We can achieve deforestation-free supply chains, but collaboration is key
Many companies are now trying to address the challenge of removing deforestation from their complex supply chains. While nobody wants to be responsible for driving the destruction of vast areas of tropical rainforest, it can feel like an impossible task to identify the source of the soy that was fed to the chickens that laid the eggs that you sell in your supermarket, or to be sure that the palm oil in your cakes and biscuits did not come from deforested land in Indonesia.
Global Canopy asked experts from companies and industry associations to explain how companies can go about addressing this challenge.
Companies can focus on three areas of activity in order to achieve deforestation-free supply chains:
1. Firstly, companies must understand their exposure to deforestation in their supply chains. Do they source forest-risk commodities, and if so how much and from where? What issues are associated with those production landscapes?
2. Secondly, they need to adopt a robust policy that addresses their exposure — including commitments that address the issues associated with the commodities they source and their position in the supply chain.
3. Finally, they must implement their policy in order to effect change in their supply chain. Action can be prioritised by the risk of deforestation in certain supply chains or sourcing regions.
Just over one third of companies assessed in the Forest 500 last year scored zero or one out of five points for their policies to tackle deforestation in their supply chains. This indicates that a lot of companies are still at the start of this journey, and undertaking each of the above activities does not come without significant challenges for these newcomers.
Learning from others
But the challenges can be less daunting when tackled in collaboration. Companies can collaborate pre-competitively with one another, as well as with civil society organisations, to identify effective solutions to creating sustainable supply chains. For example, 12 companies in the cocoa supply chain are collaborating to stop deforestation in West Africa.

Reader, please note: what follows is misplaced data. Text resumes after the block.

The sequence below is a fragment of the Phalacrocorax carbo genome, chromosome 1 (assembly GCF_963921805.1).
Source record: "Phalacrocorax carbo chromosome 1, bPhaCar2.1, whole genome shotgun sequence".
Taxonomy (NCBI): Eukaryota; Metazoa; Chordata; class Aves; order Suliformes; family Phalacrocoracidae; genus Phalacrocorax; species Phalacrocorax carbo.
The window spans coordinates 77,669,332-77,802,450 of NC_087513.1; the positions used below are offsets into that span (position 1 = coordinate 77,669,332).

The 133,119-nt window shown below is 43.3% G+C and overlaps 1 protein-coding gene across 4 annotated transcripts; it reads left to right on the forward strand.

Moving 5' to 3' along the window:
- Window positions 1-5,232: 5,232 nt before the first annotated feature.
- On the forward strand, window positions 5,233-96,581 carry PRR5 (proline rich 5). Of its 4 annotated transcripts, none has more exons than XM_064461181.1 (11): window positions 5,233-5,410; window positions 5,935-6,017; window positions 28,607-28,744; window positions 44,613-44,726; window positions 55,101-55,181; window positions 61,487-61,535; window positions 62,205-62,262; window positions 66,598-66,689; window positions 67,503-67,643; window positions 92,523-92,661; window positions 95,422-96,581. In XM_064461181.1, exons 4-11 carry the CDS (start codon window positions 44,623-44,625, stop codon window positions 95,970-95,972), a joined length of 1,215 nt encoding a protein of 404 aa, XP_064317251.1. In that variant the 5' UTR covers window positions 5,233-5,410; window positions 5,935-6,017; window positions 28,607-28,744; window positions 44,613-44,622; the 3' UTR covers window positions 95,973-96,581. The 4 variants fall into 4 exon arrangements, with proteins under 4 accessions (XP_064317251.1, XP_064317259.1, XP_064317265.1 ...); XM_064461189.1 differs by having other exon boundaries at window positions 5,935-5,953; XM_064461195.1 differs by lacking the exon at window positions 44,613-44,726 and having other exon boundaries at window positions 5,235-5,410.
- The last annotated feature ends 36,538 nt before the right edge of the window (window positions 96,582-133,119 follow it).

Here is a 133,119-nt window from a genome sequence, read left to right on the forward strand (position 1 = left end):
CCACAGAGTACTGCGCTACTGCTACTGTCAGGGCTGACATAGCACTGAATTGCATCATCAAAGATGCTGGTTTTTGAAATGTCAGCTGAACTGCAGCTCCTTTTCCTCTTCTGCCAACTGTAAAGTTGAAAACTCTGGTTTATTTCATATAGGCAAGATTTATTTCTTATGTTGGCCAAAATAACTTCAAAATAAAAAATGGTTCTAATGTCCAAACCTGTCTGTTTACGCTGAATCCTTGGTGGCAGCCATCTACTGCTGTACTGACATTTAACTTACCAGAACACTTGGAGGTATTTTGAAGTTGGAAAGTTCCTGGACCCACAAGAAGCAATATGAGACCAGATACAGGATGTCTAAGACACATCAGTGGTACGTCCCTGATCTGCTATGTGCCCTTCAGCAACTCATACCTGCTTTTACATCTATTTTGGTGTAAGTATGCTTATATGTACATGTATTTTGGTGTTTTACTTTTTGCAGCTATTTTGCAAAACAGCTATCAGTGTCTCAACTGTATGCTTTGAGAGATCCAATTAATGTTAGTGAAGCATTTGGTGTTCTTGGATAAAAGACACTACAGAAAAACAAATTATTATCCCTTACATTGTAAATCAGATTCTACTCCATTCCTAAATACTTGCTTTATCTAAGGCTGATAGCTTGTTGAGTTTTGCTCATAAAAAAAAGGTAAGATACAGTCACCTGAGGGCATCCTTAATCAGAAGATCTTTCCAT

Leading companies who have already begun to tackle these issues are in a unique position to share important lessons learned from their own journeys to provide guidance for other companies not as far along, and by doing so can begin to share the burden of transforming a supply chain.
Even with guidance from leading companies, an important opportunity exists to provide a clear, step-wise process by which companies can address deforestation in their supply chains. Existing guidance materials provide a useful framework for navigating this process, but civil society can do even more to agree upon, and promote, clear expectations of company action.
The Supply Chain Transparency Network — convened by Global Canopy and the Stockholm Environment Institute — aims to help build this coordination by connecting many organisations working towards sustainable, and transparent, agricultural commodity supply chains. The Accountability Framework Initiative is also working across organisations to develop common definitions and best practices for supply chain commitments.
More and improved collaboration among civil society organisations will more effectively drive progress among the companies at the heart of commodity supply chains, via aligned and coherent messaging on the details of what companies need to do.
But ultimately it is the companies that need to commit to, and follow, the journey necessary to remove deforestation from their supply chains. More and improved collaboration among companies, among civil society organisations and between the two groups will help to reduce the burden each company faces, and move the whole industry further on the path to sustainable supply chains.